Ramirez should come through but he may face some adversity from his veteran opponent.
Moving on to Las Vegas on Saturday. Spence and Crawford’s undisputed welterweight title fight also features a world title clash in the chief support slot.
Ring legend Nonito Donaire (42-7, 28 KOs) will box Alexandro Santiago (27-3-5, 14 KOs) for the vacant WBC bantamweight title. This bout was moved from headlining a July 15 card in Las Vegas to improve the July 29 card.
Further down the TGB Promotions card, prospects Jose Salas Reyes, Demler Zamora, Justin Viloria and Jabin Chollet will look to impress and continue to climb the rankings.
Yoenis Tellez (5-0, 4 KOs) against Sergio Garcia (34-2, 14 KOs) looks like a statement of intent from the backers of Tellez. They must be confident their man can get past the veteran Garcia at this early stage of his professional journey. It should be interesting. Hoping bad judging doesn't taint this one.
Watch The Full Cards If You Can
The takeaway is that for each individual fighter, every fight matters. Whether up in lights on the marquee or buried deep on a card and boxing at 4pm local time, each encounter shapes every fighter who boxes at the pro level. Investing time watching the undercard fights will have you ahead of the curve when it comes to identifying the boxing stars of tomorrow.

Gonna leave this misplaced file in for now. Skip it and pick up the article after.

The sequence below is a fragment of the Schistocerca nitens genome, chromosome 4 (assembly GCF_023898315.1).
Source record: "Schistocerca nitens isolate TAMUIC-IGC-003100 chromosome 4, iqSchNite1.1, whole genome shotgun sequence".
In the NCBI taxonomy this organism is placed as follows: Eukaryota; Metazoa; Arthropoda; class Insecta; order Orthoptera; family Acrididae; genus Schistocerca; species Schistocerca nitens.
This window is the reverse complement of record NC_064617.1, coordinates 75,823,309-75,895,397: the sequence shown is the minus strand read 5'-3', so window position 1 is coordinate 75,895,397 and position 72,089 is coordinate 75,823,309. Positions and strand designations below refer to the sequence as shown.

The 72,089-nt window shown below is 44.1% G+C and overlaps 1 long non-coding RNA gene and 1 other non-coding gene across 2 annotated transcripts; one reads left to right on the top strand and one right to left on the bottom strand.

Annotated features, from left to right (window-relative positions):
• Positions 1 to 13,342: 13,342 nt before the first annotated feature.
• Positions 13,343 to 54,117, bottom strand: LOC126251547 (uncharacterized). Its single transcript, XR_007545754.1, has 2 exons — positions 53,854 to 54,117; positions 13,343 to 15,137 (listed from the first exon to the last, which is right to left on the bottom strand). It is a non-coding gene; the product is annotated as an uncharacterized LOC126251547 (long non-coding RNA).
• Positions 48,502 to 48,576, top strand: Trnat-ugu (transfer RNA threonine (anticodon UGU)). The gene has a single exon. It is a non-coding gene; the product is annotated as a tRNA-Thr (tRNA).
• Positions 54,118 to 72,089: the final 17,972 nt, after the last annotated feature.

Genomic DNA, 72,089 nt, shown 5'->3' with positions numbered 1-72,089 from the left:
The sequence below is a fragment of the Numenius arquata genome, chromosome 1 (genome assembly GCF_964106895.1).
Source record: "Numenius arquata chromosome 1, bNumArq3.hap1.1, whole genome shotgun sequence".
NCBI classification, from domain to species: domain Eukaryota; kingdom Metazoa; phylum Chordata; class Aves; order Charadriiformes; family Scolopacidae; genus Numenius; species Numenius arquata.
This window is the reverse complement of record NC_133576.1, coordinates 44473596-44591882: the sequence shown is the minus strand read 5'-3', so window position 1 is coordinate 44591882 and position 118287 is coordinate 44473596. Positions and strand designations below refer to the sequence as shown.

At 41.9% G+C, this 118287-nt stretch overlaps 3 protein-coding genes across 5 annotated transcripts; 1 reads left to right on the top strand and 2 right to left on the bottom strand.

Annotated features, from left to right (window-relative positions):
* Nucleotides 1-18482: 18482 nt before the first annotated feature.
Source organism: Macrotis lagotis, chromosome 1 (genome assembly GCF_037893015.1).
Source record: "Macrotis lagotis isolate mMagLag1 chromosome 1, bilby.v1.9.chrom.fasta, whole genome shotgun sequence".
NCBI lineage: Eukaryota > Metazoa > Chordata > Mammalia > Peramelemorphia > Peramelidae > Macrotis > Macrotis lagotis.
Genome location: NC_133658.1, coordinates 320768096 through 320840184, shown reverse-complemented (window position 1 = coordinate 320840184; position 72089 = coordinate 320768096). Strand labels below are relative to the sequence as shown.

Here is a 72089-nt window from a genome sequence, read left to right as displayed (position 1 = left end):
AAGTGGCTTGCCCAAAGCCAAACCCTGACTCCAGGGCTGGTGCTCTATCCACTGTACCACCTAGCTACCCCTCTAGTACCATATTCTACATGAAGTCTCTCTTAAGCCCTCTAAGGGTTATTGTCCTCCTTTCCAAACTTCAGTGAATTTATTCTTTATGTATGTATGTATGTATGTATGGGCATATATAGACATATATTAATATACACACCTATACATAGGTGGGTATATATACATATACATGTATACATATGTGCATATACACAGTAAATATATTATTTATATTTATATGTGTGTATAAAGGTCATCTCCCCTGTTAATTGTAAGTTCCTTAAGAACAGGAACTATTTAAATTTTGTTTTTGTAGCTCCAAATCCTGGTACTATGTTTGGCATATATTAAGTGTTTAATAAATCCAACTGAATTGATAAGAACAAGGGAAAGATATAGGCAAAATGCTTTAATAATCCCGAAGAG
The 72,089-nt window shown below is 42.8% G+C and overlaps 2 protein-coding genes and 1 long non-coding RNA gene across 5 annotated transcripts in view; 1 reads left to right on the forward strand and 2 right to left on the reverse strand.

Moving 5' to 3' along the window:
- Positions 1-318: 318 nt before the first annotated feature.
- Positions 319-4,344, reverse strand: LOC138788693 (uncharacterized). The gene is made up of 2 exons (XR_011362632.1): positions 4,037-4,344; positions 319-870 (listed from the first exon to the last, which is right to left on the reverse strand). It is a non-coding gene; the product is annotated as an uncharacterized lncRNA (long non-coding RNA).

If time allows, afford the undercard fights the respect they deserve by watching. If you use social media – yak about them on those platforms. This site and a few others always cover what happens below the headline attraction.
With very few exceptions, every boxer who has ever laced them up started at the bottom of a card and worked their way up – it’s the way it should be. Boxing stardom has to be earned.
Lee McGregor Suffers First Career Defeat, No Bad Judging Here
Scottish super bantamweight Lee McGregor (12-1-1, 9 KOs) went down to defeat in his first fight on home soil in almost four years on Friday night.
McGregor topped a Wasserman Boxing card at Meadowbank Sports Centre in his home city of Edinburgh.
Opponent Erik Robles of Mexico was able to lure McGregor into his type of fight, exactly the type of fight McGregor should have done everything to avoid being drawn into, and secured a close but unanimous decision victory.